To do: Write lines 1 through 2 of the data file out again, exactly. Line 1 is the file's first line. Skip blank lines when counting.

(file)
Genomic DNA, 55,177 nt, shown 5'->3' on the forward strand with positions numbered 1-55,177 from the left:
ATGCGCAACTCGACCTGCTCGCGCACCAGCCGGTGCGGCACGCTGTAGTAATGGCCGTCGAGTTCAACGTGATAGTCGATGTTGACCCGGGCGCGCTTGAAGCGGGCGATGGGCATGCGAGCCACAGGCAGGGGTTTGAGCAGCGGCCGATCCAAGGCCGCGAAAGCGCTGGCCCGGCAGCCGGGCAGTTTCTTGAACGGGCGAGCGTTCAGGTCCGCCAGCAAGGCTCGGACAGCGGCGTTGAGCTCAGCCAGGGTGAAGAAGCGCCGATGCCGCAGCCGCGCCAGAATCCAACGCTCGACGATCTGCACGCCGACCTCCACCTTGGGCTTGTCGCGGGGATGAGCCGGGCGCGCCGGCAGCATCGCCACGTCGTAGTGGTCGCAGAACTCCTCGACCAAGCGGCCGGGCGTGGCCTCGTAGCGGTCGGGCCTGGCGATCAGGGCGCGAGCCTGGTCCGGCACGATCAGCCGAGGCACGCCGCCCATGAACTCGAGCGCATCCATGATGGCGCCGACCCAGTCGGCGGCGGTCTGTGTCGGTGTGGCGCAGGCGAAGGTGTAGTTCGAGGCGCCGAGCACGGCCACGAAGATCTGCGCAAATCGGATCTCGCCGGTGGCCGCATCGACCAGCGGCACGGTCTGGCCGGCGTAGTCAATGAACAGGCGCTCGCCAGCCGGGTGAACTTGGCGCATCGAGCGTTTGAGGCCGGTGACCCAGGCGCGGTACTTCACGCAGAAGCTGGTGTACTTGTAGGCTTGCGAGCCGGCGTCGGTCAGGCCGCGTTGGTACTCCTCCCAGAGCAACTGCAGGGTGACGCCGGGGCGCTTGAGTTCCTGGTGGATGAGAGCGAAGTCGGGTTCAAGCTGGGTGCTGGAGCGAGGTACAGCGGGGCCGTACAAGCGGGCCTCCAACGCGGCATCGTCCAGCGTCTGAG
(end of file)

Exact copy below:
Genomic DNA, 55,177 nt, shown 5'->3' on the forward strand with positions numbered 1-55,177 from the left:
ATGCGCAACTCGACCTGCTCGCGCACCAGCCGGTGCGGCACGCTGTAGTAATGGCCGTCGAGTTCAACGTGATAGTCGATGTTGACCCGGGCGCGCTTGAAGCGGGCGATGGGCATGCGAGCCACAGGCAGGGGTTTGAGCAGCGGCCGATCCAAGGCCGCGAAAGCGCTGGCCCGGCAGCCGGGCAGTTTCTTGAACGGGCGAGCGTTCAGGTCCGCCAGCAAGGCTCGGACAGCGGCGTTGAGCTCAGCCAGGGTGAAGAAGCGCCGATGCCGCAGCCGCGCCAGAATCCAACGCTCGACGATCTGCACGCCGACCTCCACCTTGGGCTTGTCGCGGGGATGAGCCGGGCGCGCCGGCAGCATCGCCACGTCGTAGTGGTCGCAGAACTCCTCGACCAAGCGGCCGGGCGTGGCCTCGTAGCGGTCGGGCCTGGCGATCAGGGCGCGAGCCTGGTCCGGCACGATCAGCCGAGGCACGCCGCCCATGAACTCGAGCGCATCCATGATGGCGCCGACCCAGTCGGCGGCGGTCTGTGTCGGTGTGGCGCAGGCGAAGGTGTAGTTCGAGGCGCCGAGCACGGCCACGAAGATCTGCGCAAATCGGATCTCGCCGGTGGCCGCATCGACCAGCGGCACGGTCTGGCCGGCGTAGTCAATGAACAGGCGCTCGCCAGCCGGGTGAACTTGGCGCATCGAGCGTTTGAGGCCGGTGACCCAGGCGCGGTACTTCACGCAGAAGCTGGTGTACTTGTAGGCTTGCGAGCCGGCGTCGGTCAGGCCGCGTTGGTACTCCTCCCAGAGCAACTGCAGGGTGACGCCGGGGCGCTTGAGTTCCTGGTGGATGAGAGCGAAGTCGGGTTCAAGCTGGGTGCTGGAGCGAGGTACAGCGGGGCCGTACAAGCGGGCCTCCAACGCGGCATCGTCCAGCGTCTGAG